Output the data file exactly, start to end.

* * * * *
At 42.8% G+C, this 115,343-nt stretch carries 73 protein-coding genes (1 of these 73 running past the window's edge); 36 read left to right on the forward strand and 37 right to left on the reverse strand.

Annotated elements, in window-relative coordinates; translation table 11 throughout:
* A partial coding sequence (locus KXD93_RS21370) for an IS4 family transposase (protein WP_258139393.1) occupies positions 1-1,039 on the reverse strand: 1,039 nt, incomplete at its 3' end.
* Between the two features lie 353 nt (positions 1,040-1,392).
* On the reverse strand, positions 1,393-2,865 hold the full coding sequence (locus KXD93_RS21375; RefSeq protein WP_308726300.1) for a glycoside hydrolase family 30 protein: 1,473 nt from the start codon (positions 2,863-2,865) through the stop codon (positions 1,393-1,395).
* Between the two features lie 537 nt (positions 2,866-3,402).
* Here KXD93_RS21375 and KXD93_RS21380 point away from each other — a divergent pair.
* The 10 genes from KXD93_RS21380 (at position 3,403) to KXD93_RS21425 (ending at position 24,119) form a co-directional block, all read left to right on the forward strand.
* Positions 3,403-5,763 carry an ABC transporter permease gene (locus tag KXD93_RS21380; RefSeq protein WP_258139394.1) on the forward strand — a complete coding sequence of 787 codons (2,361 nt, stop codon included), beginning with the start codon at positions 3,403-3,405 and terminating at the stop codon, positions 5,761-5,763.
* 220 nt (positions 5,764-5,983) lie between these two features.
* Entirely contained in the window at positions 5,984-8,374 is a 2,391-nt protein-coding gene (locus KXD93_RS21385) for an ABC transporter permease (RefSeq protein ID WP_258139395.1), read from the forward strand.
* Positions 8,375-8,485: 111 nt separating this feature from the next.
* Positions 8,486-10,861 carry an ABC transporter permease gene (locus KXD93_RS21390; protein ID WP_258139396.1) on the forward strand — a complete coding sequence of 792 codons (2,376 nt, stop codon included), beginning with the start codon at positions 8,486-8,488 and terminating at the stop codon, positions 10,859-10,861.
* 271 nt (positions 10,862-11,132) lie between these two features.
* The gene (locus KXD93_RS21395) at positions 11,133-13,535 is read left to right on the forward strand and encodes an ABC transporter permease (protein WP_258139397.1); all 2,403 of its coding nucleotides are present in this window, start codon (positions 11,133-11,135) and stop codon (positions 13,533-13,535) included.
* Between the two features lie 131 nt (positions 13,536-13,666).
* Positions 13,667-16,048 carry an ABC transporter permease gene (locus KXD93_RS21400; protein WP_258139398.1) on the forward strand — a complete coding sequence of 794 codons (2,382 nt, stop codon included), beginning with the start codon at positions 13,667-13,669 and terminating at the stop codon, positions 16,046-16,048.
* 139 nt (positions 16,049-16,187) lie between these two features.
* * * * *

At 42.8% G+C, this 115,343-nt stretch carries 73 protein-coding genes (1 of these 73 running past the window's edge); 36 read left to right on the forward strand and 37 right to left on the reverse strand.

Annotated elements, in window-relative coordinates; translation table 11 throughout:
* A partial coding sequence (locus KXD93_RS21370) for an IS4 family transposase (protein WP_258139393.1) occupies positions 1-1,039 on the reverse strand: 1,039 nt, incomplete at its 3' end.
* Between the two features lie 353 nt (positions 1,040-1,392).
* On the reverse strand, positions 1,393-2,865 hold the full coding sequence (locus KXD93_RS21375; RefSeq protein WP_308726300.1) for a glycoside hydrolase family 30 protein: 1,473 nt from the start codon (positions 2,863-2,865) through the stop codon (positions 1,393-1,395).
* Between the two features lie 537 nt (positions 2,866-3,402).
* Here KXD93_RS21375 and KXD93_RS21380 point away from each other — a divergent pair.
* The 10 genes from KXD93_RS21380 (at position 3,403) to KXD93_RS21425 (ending at position 24,119) form a co-directional block, all read left to right on the forward strand.
* Positions 3,403-5,763 carry an ABC transporter permease gene (locus tag KXD93_RS21380; RefSeq protein WP_258139394.1) on the forward strand — a complete coding sequence of 787 codons (2,361 nt, stop codon included), beginning with the start codon at positions 3,403-3,405 and terminating at the stop codon, positions 5,761-5,763.
* 220 nt (positions 5,764-5,983) lie between these two features.
* Entirely contained in the window at positions 5,984-8,374 is a 2,391-nt protein-coding gene (locus KXD93_RS21385) for an ABC transporter permease (RefSeq protein ID WP_258139395.1), read from the forward strand.
* Positions 8,375-8,485: 111 nt separating this feature from the next.
* Positions 8,486-10,861 carry an ABC transporter permease gene (locus KXD93_RS21390; protein ID WP_258139396.1) on the forward strand — a complete coding sequence of 792 codons (2,376 nt, stop codon included), beginning with the start codon at positions 8,486-8,488 and terminating at the stop codon, positions 10,859-10,861.
* 271 nt (positions 10,862-11,132) lie between these two features.
* The gene (locus KXD93_RS21395) at positions 11,133-13,535 is read left to right on the forward strand and encodes an ABC transporter permease (protein WP_258139397.1); all 2,403 of its coding nucleotides are present in this window, start codon (positions 11,133-11,135) and stop codon (positions 13,533-13,535) included.
* Between the two features lie 131 nt (positions 13,536-13,666).
* Positions 13,667-16,048 carry an ABC transporter permease gene (locus KXD93_RS21400; protein WP_258139398.1) on the forward strand — a complete coding sequence of 794 codons (2,382 nt, stop codon included), beginning with the start codon at positions 13,667-13,669 and terminating at the stop codon, positions 16,046-16,048.
* 139 nt (positions 16,049-16,187) lie between these two features.